Monday, 7 March 2016

    Vaults Festival | Invisible City ★★★

    Nikki and I were lucky enough to be invited to see two shows at this years Vaults Festival. You can read all about the late-night production I Never Told a Joke In My Life right here. But our first show of the evening was Invisible City.

    NOVA are a new theatre company, with this being their debut production. Their company consists of writer/performer Lowri Jenkins, Choreographer/Director Jennifer Fletcher, and Compost Mat a pretty tight-knit group, for a delicate, low-key show. We're taken through Lowri's arrival in London; the busiest and loneliest place in the world; through her trips to super markets, and the inevitable worry/lecture phone calls from her mother.

    Lets start with where I was incredibly impressed. Mat Martins composition, and the use of sound was so vital, and well executed, I found I was sat in awe. Perhaps, unfortunately, I was paying more attention to the sound than other elements of the performance. It's switches between pitch, volume, and even by swapping between speakers, it creates the feeling of distortion and an over-whelming of the senses, that Jenkins character must be feeling. Coming from an acting background, it's rare for me to take away such a gratitude and respect for another discipline, but with this I really did. 

    Jenkins is an excellent performer, and her facial expressions never border on overly-animated or 'campy', but she's definitely got a subtle enough range that telling a story with minimal words doesn't seem to phase her at all.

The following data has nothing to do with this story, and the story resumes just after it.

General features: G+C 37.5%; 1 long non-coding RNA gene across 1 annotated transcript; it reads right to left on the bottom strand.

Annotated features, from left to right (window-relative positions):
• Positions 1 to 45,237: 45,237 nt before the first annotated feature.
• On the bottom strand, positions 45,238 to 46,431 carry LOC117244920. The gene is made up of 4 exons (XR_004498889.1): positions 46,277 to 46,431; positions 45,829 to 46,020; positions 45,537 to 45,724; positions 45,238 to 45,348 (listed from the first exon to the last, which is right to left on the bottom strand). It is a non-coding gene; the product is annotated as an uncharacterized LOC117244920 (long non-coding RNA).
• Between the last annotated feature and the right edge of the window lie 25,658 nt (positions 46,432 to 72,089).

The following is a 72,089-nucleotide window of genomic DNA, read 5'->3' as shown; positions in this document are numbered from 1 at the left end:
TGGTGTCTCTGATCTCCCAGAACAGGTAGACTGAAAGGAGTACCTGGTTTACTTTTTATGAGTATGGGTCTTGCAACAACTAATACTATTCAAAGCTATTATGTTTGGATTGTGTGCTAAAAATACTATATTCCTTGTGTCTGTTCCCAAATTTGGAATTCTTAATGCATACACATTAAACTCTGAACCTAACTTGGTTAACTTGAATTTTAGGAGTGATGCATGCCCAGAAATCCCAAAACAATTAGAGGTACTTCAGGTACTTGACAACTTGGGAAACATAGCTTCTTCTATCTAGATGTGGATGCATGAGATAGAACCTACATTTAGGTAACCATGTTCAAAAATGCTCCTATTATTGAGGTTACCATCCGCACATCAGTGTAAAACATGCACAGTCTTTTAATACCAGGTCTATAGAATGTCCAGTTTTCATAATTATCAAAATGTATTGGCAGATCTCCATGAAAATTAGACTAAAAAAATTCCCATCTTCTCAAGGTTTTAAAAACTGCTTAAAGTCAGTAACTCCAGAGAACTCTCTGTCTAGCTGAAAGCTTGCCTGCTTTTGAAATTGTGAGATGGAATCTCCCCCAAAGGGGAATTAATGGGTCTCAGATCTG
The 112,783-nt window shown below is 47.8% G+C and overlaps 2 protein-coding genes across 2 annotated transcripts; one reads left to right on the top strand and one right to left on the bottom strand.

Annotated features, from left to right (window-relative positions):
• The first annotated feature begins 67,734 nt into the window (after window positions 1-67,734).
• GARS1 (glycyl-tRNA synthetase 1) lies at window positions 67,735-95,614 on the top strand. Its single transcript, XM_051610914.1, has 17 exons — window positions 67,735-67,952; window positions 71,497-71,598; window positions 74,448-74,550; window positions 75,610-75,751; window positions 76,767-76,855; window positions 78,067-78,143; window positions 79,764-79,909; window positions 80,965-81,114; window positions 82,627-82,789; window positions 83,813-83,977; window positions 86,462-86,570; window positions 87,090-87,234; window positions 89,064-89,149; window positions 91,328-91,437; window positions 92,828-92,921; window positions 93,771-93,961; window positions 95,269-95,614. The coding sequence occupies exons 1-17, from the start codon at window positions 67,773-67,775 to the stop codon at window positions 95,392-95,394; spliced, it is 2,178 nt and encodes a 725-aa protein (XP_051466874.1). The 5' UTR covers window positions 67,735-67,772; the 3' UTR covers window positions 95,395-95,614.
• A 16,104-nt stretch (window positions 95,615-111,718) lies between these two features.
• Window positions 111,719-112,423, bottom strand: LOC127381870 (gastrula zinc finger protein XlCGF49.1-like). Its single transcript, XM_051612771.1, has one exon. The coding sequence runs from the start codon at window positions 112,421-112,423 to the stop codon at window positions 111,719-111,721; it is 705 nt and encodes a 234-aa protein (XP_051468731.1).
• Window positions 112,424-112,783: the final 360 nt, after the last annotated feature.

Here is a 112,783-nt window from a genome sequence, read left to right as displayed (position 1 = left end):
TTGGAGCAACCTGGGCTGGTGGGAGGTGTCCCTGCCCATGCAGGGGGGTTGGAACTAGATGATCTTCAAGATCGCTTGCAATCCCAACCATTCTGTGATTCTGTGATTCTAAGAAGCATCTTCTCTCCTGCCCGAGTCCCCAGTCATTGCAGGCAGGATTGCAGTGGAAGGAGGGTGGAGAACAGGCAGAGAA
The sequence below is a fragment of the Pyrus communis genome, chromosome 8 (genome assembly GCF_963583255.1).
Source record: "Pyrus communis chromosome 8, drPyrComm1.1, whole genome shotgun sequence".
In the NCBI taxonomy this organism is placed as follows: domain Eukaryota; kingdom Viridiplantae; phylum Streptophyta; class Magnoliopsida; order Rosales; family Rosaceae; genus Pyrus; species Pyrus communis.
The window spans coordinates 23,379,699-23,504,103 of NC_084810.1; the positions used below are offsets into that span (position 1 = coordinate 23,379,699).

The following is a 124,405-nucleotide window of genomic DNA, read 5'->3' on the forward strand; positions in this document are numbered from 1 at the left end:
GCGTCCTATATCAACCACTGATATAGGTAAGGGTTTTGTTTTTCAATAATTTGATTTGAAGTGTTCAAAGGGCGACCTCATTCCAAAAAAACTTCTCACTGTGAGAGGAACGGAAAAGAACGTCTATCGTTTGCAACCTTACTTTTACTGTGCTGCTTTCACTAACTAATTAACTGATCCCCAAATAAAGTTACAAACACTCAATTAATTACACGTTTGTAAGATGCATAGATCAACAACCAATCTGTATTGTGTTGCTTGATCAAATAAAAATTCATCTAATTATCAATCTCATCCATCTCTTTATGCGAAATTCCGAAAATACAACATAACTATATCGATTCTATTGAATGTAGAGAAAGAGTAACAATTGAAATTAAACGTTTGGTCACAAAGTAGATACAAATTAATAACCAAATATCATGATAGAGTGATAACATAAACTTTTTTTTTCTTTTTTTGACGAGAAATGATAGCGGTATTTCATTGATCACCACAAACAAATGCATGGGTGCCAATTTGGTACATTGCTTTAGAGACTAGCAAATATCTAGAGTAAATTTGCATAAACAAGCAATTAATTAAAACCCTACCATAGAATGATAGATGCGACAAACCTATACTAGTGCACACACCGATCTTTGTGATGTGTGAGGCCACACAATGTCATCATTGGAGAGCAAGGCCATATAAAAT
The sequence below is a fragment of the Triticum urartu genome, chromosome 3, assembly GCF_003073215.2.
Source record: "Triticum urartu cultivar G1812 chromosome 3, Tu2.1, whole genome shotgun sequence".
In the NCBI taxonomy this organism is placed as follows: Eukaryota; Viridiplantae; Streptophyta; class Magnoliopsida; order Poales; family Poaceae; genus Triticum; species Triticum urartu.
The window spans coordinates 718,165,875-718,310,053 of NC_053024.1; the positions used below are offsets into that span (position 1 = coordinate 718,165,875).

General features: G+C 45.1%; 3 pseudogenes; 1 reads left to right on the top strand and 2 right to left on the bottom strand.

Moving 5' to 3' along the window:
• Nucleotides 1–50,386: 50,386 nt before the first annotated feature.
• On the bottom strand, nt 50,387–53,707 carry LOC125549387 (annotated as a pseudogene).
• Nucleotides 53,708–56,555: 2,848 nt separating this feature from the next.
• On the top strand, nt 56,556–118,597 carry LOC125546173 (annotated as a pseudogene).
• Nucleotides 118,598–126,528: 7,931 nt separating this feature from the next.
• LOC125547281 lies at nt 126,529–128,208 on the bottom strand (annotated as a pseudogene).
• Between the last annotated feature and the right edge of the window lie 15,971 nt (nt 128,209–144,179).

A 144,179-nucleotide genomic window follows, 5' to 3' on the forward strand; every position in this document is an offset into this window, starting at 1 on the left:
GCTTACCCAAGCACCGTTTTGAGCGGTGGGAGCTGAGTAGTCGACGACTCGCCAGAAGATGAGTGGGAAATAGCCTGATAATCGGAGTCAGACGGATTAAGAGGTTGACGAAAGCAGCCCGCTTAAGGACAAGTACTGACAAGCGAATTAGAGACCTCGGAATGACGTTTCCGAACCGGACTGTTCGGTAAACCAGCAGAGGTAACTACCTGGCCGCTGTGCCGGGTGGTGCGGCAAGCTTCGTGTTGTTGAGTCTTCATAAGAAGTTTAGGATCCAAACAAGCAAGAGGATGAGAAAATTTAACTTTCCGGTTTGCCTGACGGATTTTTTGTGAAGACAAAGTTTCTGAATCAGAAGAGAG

The only parts where the show lost me was during it's physical theatre/choreographed moments. I believe this may not be the fault of the company at all. I moved from Lincolnshire, as did Nikki, when we were 18. We have been the small fishes in an incredibly big pond...but we survived and now London is my favourite place on Earth. What I mean to say, is that I can empathise so well with being lonely in a swarm of people, and being scared to death about next everything in this city....I was invested in this plot line. So the moments of physical theatre really shocked me out of this investment, and, for me, were more of a distraction than anything else. However, I can appreciate that those who haven't had the same experience would use these moments to understand Jenkins' feelings of isolation.

    If this is a sign of things to come from NOVA, then I'd definitely recommend keeping an eye on them; this piece is innovative, relatable and visually stimulating. 


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